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Renaissance Project: Donatello

Donatello sculpted multiple works in the early parts of his life, created some of the
greatest sculptures of his time, and produced many pieces in his later years. Donatello, an
important figure of the Renaissance, was born in Florence, Italy, in 1386, and he died there in
1466. He was the greatest Italian sculptor previous to Michelangelo, and was the most influential
artist of the 1400's in Italy. Many sculptors, painters, and artists highly respected him and his

Donatello gained an interest in art at an early age. This isn't a surprise, considering his
father is a craftsman. By 1408, Donatello had completed his first famous piece, the marble life-
sized David. This piece was intended to be put into a cathedral, but it was instead put into the
town hall as a symbol of the Florentine republic. David features a Gothic style and an
expressionless face, unlike much of Donatello's later works. Donatello also crafted the St. Mark,
a famous marble figure that was placed in the Orsanmichele Church, which was also the chapel
for many crafts and trades guilds within Florence. Donatello additionally made St. John the
Evangelist, a seated figure made out of marble, once again, for a cathedral. These three statues
had a very distinct style, and gained Donatello much fame early on in his life.

Donatello created some of the greatest works of his time. Besides the David, the St.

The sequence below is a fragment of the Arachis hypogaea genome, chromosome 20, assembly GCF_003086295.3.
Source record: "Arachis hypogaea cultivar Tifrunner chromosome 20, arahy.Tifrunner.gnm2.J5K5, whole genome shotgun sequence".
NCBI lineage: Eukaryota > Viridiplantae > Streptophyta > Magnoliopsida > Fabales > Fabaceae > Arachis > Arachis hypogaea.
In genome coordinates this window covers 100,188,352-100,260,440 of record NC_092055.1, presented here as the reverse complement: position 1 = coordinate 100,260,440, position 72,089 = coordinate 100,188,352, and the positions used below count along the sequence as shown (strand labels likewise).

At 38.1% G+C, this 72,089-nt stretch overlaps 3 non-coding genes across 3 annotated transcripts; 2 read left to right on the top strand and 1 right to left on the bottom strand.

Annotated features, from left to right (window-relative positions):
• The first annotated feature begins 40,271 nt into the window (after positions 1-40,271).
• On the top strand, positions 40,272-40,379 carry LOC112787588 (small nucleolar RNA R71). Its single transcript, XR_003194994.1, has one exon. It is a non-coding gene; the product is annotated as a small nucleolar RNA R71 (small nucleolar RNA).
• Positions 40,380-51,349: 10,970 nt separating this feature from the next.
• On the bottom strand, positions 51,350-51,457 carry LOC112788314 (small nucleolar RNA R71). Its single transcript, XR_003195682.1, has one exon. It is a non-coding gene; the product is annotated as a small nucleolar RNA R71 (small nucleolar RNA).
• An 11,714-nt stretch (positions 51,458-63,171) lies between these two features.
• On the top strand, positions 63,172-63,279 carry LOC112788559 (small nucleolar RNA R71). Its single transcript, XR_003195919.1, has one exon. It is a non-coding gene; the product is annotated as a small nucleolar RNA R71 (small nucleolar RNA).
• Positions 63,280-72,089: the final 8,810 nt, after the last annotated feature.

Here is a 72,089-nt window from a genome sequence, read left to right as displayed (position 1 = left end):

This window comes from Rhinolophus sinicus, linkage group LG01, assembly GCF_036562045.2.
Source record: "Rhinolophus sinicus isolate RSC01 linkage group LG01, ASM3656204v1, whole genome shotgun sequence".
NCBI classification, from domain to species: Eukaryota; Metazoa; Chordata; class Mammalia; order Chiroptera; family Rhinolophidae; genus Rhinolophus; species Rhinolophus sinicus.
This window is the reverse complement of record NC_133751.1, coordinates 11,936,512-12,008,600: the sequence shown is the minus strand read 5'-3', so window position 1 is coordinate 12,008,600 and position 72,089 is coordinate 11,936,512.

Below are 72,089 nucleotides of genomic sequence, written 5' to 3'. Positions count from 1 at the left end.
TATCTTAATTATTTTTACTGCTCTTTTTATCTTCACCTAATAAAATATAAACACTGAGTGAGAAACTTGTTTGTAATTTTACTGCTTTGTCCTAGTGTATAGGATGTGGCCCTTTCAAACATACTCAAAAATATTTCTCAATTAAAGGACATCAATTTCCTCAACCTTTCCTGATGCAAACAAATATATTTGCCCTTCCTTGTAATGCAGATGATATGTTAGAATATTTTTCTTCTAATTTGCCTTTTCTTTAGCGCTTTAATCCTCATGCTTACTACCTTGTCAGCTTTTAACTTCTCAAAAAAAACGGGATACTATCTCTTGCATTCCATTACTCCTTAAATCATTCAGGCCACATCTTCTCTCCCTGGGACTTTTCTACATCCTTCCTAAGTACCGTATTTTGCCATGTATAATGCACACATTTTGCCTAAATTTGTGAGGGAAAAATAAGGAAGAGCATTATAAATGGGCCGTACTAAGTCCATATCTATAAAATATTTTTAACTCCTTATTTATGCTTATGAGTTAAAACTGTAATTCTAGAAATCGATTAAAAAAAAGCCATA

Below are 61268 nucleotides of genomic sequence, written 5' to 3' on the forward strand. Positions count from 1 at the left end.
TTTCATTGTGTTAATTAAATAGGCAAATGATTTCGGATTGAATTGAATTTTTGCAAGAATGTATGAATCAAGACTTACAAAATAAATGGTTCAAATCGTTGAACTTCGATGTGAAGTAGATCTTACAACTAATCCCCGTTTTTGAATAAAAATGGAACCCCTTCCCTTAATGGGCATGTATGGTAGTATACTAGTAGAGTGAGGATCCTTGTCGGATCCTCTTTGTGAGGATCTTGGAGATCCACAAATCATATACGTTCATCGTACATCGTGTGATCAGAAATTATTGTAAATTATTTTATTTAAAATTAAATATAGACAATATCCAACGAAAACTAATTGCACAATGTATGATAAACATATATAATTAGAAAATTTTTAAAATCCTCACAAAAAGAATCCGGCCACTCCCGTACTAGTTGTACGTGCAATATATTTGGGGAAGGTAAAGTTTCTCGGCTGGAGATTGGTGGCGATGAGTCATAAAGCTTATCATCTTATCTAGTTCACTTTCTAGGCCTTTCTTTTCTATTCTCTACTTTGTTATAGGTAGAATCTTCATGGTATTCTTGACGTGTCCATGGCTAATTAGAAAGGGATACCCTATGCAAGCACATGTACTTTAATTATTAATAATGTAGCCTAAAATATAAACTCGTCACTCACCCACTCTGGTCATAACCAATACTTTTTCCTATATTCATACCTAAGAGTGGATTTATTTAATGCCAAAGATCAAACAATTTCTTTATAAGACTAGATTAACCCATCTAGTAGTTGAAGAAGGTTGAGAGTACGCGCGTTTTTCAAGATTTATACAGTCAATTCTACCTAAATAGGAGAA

Mark, and St. John the Evangelist, he also made the Zuccone and the Jeremiah. Both the
Zuccone and the Jeremiah are marble sculptures that were made for the bell tower of a cathedral.
Donatello additionally made the St. George, a statue very similar to his earlier work, St. Mark.
Besides making statues, Donatello crafted many famous panels with his chisel as well. Most of
Donatello's panels were delicately carved, and the beauty of them could only be fully witnessed
while under bright lights. Some of his famous panels include the marble St. George and the
Dragon, the Feast of Herod, and Funeral Monument of John XXIII . Some of Donatello's other
famous works include the Cantoria, Bearded Prophet, Marzocco, High Altar of St. Anthony, St.
John the Baptist, Annunciation, Crucifix, Allegoric Figure of a Boy, Prophet Habakkuk, and
Madonna with the Child.

Age didn't stop Donatello; Even during his final years, Donatello continued to work on
and create masterpieces. Donatello's later years were arguably some of his best. The sculptures
he sculpted later on in his life were much more detailed, and contained much more emotion than
his earlier works. His later sculptures seemed to have a soul of their own, and seemed to speak
out to those who looked at the sculpture. One of his lifelike works includes the Penitent
Magdalene, which is a wooden sculpture of Mary Magdalen commissioned for the Baptistery of
Florence. Another one of these lifelike works is the Gattamelata, a sculpture completed in 1453
and placed in the Piazzo del Santo in Padua, Italy. One more of these lifelike works is the Judith
and Holofernes, a bronze sculpture placed in the Hall of Lilies in the Palazzo Vecchio of
Florence, Italy.

Donatello was considered the greatest sculptor of his time. He left his mark, and heavily
influenced Italian sculptors and artists for decades to come. He crafted many masterpieces in his
early years, created many great works that are still praised even today, and many pieces in his
final years. Donatello is an important figure of the Renaissance, and always will be.

Works Cited

"Donatello Biography." A&E Networks Television, n.d. Web. 16 Feb. 2016.

"Donatello." Artble. N.p., n.d. Web. 16 Feb. 2016. <>.

"Web Gallery of Art, Searchable Fine Arts Image Database." Web Gallery of Art, Searchable
Fine Arts Image Database. Web Gallery of Art, n.d. Web. 17 Feb. 2016.